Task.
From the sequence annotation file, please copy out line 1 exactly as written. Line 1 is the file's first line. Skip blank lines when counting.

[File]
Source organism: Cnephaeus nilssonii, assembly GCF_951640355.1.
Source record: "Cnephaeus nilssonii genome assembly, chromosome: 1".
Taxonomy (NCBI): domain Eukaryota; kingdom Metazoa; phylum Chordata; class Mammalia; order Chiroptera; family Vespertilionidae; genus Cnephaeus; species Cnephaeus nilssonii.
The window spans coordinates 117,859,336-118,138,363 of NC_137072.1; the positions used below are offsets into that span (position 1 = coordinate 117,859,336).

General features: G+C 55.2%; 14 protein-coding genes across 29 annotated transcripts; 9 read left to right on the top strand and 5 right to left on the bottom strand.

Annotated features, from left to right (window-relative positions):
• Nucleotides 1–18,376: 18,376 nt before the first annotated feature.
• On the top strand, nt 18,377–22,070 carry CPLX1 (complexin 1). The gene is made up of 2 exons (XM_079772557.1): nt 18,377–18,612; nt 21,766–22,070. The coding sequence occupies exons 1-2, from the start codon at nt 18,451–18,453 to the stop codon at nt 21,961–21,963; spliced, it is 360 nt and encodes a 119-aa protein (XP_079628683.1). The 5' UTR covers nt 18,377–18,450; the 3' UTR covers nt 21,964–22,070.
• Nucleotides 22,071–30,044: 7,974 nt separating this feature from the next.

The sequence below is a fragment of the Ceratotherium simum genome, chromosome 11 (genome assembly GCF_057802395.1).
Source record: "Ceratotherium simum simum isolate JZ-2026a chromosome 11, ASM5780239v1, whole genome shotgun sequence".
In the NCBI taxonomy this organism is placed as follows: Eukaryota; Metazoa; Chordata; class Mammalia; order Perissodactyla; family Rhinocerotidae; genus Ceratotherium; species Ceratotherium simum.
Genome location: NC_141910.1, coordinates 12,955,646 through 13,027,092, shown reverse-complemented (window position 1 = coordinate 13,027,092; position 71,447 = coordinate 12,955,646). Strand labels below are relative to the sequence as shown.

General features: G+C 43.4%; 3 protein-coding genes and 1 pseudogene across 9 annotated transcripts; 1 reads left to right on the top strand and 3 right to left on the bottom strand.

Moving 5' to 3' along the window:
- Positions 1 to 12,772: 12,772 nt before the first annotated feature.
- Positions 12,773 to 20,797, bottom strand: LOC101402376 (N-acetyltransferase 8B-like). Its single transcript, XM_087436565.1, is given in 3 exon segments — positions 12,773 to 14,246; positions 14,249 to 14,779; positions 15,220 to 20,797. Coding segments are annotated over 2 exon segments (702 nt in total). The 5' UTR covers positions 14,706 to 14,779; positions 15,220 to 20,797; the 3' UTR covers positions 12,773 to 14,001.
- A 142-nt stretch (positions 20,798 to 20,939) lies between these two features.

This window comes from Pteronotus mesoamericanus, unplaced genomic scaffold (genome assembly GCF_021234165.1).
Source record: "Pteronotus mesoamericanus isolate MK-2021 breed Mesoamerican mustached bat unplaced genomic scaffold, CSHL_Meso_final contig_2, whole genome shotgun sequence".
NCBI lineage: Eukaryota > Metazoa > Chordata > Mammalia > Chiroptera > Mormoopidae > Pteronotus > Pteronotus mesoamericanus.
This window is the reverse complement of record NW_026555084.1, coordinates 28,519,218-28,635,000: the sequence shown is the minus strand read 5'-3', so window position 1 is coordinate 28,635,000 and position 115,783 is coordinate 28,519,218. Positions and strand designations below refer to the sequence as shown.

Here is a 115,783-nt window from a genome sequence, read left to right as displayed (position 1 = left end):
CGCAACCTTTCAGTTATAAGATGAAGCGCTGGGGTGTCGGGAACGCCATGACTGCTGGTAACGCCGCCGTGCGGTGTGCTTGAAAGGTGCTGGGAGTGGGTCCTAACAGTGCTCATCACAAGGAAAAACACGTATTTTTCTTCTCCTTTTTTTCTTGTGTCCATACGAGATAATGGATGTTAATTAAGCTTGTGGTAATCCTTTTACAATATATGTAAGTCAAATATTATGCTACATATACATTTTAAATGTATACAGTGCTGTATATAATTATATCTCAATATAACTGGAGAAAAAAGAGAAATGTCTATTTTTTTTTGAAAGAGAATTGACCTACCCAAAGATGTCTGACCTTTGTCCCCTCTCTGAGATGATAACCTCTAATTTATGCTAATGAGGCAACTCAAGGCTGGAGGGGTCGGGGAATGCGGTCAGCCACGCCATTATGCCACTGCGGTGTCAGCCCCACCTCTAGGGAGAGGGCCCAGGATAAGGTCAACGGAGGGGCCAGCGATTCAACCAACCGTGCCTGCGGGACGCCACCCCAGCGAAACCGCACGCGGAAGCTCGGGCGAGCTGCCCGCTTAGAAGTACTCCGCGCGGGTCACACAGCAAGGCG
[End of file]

Source organism: Cnephaeus nilssonii, assembly GCF_951640355.1.